Scot McKnight is doing a series of posts on Psalm 119. His comments today reminded me of what a mystery it is for us to come to a place of “understanding” when it comes to scripture and the things of God.

Doug and I have good friends, John and Ann Goldingay, who often entertain students in their home. Ann suffers from Multiple Sclerosis, and is confined to a wheelchair. She long ago lost the ability to communicate through speech. At times she will make eye contact and noise, and respond to people’s presence. At other times she is silent. The first time we were guests in the Goldingay’s home, we were there with our Pentateuch class from Fuller Seminary. Prior to our coming, John had taken some time in class to share about Ann and their journey together, and the ways her MS had clearly impacted their lives. He also shared with us very practically about how we should interact with her when we are in their home: greet her, speak with her, touch her. She may not be able to respond verbally but that does not mean that she is not able to comprehend and receive. He shared with us that with language, it takes a certain amount of work to “decode”, to take something in, to digest it. It takes a much greater amount of work to “encode”, to be able to put thoughts and words together and send something back out. So, while Ann’s “encoding” abilities are severely deficient, there is no way to know what her ability remains for decoding. “Talk to her as if she understands you,” he said.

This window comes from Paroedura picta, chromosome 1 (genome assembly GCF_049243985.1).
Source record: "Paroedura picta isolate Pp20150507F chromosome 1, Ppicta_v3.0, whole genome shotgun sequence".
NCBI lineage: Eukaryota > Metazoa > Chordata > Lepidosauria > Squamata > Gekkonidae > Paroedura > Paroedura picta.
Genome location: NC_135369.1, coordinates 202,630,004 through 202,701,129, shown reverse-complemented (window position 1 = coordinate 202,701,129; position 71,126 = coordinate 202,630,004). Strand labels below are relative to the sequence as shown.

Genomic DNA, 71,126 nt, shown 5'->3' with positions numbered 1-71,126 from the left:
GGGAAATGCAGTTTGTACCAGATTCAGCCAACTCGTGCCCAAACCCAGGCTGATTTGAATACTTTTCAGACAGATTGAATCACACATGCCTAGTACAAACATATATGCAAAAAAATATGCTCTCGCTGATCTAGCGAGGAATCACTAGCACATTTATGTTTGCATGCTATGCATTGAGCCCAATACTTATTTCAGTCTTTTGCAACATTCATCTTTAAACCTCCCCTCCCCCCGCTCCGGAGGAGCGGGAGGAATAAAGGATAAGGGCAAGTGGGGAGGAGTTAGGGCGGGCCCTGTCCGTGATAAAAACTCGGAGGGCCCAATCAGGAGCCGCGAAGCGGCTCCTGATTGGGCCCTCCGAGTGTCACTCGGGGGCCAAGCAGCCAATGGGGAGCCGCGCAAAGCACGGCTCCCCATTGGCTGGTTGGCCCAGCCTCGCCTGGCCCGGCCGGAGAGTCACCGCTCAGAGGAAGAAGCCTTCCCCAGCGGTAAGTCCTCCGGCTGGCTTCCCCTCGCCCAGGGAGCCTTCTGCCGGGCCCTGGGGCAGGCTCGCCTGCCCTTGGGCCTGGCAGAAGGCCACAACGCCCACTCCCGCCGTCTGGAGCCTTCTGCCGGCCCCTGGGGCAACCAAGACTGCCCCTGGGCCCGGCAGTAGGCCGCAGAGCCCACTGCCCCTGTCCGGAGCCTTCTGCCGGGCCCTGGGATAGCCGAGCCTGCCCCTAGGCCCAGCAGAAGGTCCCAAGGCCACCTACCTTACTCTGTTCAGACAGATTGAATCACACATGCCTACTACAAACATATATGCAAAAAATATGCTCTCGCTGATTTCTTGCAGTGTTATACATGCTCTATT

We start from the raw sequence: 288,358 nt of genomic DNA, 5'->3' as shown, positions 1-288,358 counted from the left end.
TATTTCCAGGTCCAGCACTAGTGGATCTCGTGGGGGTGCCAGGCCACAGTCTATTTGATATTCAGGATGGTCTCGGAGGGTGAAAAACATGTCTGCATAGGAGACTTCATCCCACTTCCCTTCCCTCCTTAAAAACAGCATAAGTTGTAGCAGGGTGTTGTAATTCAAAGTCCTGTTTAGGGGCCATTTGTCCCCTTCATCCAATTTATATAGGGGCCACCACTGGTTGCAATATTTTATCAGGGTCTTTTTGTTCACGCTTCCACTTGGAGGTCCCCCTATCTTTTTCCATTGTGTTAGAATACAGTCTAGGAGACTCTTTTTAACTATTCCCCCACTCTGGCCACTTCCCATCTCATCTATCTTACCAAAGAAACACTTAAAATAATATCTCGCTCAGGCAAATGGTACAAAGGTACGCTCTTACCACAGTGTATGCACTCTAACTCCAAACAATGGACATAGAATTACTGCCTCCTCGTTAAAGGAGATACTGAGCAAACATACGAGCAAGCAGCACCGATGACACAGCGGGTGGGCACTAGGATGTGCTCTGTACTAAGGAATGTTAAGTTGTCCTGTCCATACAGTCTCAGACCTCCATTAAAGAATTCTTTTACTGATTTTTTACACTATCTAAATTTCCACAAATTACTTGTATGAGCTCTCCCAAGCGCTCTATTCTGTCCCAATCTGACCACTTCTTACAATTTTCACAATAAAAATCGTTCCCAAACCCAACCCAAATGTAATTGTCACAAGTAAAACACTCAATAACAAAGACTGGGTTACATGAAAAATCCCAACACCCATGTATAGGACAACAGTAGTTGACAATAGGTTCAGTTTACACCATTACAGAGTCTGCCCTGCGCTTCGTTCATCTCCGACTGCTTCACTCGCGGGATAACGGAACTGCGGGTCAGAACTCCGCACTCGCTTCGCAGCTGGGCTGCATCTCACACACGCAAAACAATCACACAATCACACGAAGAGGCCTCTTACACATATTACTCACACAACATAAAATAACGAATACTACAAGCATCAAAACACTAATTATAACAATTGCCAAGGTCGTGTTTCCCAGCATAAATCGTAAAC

It was beautiful that first night to see my classmates sit beside Ann, talk with her for lengths of time, laugh with her, etc. I so appreciated John helping us to know how to be her guests that evening.

What does this have to do with Psalm 119? Scot’s comments today remind me of my own inability to see things “unveiled”; to hear and read with understanding. I can often feel like I am stumbling around with my eyes sealed shut, unable to truly see the things of God. And I think that perhaps all of us are a bit like my friend, Ann, in this way. We have great capacity for decoding: do we not feast on sermons, books, journals and the like? I know some people who listen to multiple sermons online every week! We are good at ingesting. But the remarkable work comes when the things that we hear take on life inside of us, and we are empowered to encode them with actions and “words when necessary;” with lives that bears witness to the Mystery.

1 comment

  1. i like that. that’s what i think i struggle with most. i take it all in, love to digest it, but i can’t quite get it back out again – in something that makes sense.
    i too often find myself saying “oh, nevermind”

    …food for thought. thanks erika

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